newyork-photoRecent amendments to the Investment Company Act (ICA) of 1940 have compounded regulatory hurdles for Europe-based hedge funds that conduct business in the United States.  Although hedge funds are typically able to avoid registration with the ICA under 3©1 exemptions, where the fund has less than 100 accredited investors, or 3©7 exemptions, where there are less than 499 qualified investors, a transformative U.S. regulatory regime presents new obstacles.

Accredited investors meet the following thresholds:

  • Make $200,000 a year or $300,000 a year jointly with a spouse
  • Have a net worth of $1 million individually or jointly with spouse
  • The Securities & Exchange Commission is considering higher limits

Qualified investors are defined as:

  • Persons with $5 million in investable assets
  • Public and private pensions funds with $25 million in investable assets
  • Nominees investing solely on behalf of qualified purchasers.

The 2010 Dodd-Frank Wall Street Reform and Consumer Protection Act epitomizes the new reporting and supervisory regime.  This piece of legislation has also closed key exemptions and now forces hedge funds with more than $150 million in regulatory assets under management (RAUM) in the United States to register as investment advisors, according to a 2016 report by accounting firm, Grant Thornton.

As an SEC registered investment advisor, hedge funds must also comply with the following requirements:

  • File disclosures on Form ADV
  • Designate a chief compliance officer
  • Maintain financial records to facilitate SEC examinations
  • Keep client assets with a qualified custodian

While European managers may think that adhering to the European Union’s Undertakings for Collective Investment in Transferable Securities (UCITS) law assures the compliance of their equity strategies with the ’40 Act, the U.S.’ tightening regulatory regime challenges that notion.  

Due to new reporting requirements announced by the Securities and Exchange Commission Chair Mary Jo White in 2014, foreign hedge funds must now deploy more compliance analytics, monitoring and disclosure resources to address a myriad of new risks perceived by U.S. regulators.  Instead of designating non-bank institutions as systemically important to the financial system, U.S. regulators are implementing more reporting mandates to make sure firms are properly managing risk, according to April 2016 guidance from the Financial Stability Oversight Council (FSOC).

In a 2015 SEC press release, Chair White articulated the goals of her reforms by saying that “investors will have better quality and greater access to information about their fund investments and investment advisers, and the SEC will have more and better information to monitor risks in the asset management industry.”

These ’40 Act amendments have also adopted several elements of European regulatory models and prioritized the following risk categories:

  • Portfolio composition and operational risks
  • Counterparty risk
  • Derivative exposure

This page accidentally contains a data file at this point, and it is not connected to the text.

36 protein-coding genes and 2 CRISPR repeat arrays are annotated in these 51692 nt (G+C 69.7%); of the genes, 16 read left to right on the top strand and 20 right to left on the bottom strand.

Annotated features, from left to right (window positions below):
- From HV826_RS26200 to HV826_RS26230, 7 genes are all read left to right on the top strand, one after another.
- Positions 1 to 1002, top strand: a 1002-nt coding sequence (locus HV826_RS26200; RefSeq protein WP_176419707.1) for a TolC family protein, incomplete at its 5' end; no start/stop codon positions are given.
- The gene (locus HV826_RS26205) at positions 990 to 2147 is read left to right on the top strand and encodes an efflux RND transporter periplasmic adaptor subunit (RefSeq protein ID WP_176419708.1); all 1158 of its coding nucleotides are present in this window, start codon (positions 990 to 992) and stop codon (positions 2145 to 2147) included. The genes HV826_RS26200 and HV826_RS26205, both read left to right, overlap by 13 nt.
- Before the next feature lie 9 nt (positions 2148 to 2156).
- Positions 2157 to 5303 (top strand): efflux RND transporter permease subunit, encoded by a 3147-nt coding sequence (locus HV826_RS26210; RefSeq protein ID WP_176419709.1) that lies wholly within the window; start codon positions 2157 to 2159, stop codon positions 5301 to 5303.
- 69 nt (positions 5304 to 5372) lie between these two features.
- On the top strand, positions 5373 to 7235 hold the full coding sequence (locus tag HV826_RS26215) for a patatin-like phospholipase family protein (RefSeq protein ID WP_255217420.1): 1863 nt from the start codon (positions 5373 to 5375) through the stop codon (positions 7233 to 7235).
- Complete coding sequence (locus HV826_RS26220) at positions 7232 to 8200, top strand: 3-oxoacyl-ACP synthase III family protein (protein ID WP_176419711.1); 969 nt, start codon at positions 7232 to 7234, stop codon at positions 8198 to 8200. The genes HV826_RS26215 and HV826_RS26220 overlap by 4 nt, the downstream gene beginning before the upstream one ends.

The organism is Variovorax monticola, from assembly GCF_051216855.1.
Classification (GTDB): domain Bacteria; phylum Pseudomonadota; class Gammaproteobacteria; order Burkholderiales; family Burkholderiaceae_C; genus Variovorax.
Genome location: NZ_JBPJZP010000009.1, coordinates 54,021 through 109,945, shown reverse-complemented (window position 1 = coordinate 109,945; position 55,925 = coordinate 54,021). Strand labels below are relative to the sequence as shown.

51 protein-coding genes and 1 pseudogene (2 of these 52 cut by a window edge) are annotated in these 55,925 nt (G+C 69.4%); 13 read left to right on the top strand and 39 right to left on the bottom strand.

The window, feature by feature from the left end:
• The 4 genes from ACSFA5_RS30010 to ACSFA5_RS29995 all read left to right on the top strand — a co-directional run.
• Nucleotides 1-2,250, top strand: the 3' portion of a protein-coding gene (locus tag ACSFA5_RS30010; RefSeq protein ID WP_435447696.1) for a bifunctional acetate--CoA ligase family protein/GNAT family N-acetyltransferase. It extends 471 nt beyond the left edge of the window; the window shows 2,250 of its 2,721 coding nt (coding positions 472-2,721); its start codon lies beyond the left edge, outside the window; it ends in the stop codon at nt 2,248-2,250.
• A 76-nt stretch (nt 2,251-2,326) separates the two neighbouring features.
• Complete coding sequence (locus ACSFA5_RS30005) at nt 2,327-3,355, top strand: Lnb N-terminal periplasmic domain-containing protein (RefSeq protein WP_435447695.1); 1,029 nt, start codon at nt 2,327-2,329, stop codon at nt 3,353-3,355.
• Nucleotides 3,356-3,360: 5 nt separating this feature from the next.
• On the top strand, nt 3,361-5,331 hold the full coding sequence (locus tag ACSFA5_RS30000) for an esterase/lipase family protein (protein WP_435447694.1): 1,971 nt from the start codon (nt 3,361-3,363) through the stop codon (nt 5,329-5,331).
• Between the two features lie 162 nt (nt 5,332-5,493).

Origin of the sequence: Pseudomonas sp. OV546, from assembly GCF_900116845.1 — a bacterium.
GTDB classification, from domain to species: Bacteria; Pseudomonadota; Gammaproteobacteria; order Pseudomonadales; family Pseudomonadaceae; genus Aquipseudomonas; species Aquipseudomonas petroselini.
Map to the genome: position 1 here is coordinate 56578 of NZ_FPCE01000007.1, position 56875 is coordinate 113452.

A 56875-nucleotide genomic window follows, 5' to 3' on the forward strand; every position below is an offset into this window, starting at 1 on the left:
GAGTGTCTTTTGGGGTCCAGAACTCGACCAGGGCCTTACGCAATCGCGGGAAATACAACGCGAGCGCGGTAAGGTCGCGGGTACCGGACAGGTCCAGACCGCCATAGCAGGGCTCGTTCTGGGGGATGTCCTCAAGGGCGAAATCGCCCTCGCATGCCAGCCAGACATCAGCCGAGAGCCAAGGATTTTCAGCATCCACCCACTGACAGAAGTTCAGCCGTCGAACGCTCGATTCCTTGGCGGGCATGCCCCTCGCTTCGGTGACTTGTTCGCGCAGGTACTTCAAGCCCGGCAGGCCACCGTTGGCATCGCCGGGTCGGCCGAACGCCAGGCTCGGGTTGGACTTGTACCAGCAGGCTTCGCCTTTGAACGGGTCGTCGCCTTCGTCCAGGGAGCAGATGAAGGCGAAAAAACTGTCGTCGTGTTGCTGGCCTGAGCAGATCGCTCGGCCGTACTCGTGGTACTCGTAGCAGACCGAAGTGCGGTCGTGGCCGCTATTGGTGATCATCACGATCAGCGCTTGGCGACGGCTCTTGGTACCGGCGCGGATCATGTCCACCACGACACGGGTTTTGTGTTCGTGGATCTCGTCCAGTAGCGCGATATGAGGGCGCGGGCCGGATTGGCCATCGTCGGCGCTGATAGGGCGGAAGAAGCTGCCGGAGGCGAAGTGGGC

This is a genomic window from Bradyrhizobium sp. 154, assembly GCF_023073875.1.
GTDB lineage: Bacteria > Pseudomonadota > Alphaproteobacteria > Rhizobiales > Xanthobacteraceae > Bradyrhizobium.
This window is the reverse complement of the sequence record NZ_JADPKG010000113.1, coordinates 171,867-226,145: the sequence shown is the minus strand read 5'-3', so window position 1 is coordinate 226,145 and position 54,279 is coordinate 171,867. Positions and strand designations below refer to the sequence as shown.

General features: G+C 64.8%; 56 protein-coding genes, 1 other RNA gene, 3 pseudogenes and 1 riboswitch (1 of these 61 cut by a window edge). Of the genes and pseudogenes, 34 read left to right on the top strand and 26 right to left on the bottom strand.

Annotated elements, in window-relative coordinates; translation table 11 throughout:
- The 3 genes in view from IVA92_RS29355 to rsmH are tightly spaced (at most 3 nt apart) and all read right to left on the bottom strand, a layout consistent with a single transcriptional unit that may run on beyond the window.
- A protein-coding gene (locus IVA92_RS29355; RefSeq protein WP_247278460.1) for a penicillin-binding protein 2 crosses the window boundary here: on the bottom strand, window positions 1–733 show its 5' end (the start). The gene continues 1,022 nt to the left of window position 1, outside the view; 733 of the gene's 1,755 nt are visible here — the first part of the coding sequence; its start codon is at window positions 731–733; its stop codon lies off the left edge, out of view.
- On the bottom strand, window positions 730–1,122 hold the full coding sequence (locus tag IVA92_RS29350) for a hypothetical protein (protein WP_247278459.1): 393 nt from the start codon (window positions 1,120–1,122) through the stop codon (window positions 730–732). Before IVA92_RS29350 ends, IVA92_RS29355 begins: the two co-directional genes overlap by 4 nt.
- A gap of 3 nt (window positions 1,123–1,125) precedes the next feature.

• Portfolio liquidity
  • Leverage exposure

As a result, UCITS-compliant fund managers may find that ’40 Act limits on position concentration and demands for enhanced portfolio diversification may invalidate certain equity strategies.  To circumvent these regulations fund managers may seek designation under the Securities Act of 1933, which regulates closed-end funds, or vehicles that typically issue a fixed of number of shares, and are implicitly more illiquid.  

More commonly, however, hedge fund managers will seek the 3©1 or 3©7 exemptions, which enable their alternative investment vehicles to allocate capital with significant leverage and make exotic and high-risk wagers. But, given that pensions are a primary institutional investor segment for alternative asset managers, particularly for larger AUM funds, these vehicles also fall under strict Employee Retirement Income Security Act (ERISA) legislation, magnifying reporting demands for European funds with American assets.   

And further complicating matters is the recent Memorandum of Understanding, signed by the U.S. Commodities Futures Trading Commission (CFTC) and the U.K. Financial Conduct Authority (FCA) in October.  The MOU aims to enhance transparency and the exchange of information between certain alternative asset managers with cross-border operations.

While the MOU only covers 20 firms registered with the CFTC as swap dealers, the internationalization of fund compliance is a growing trend that is certain to scale in its restrictiveness and scope, according to a July 2016 Boston Consulting Group report. Advanced EU reform initiatives like UCITS and the Alternative Investment Fund Managers Directive (AIFMD) may position European managers at an advantage relative to their peers in the U.S., with regards to stress test and audit compliance, but inevitable regulatory disruption demands an even more proactive compliance strategy.

Look no further than the BCG study, where one-third of their respondents answered that they were seeking better consolidation in risk reporting.  Another 40 percent said that their information systems were deficient and required upgrades.

Regulatory transformation has been a trend in the European investment industry since before the financial crisis and, in many ways, is more advanced than its counterpart in the United States.  But, with an increasingly global crusade to improve pre-trade compliance, analytics and reporting, transparency, IT system integrity and investor protection, it is clear that regulatory technology, or regtech, will assume a role of central importance.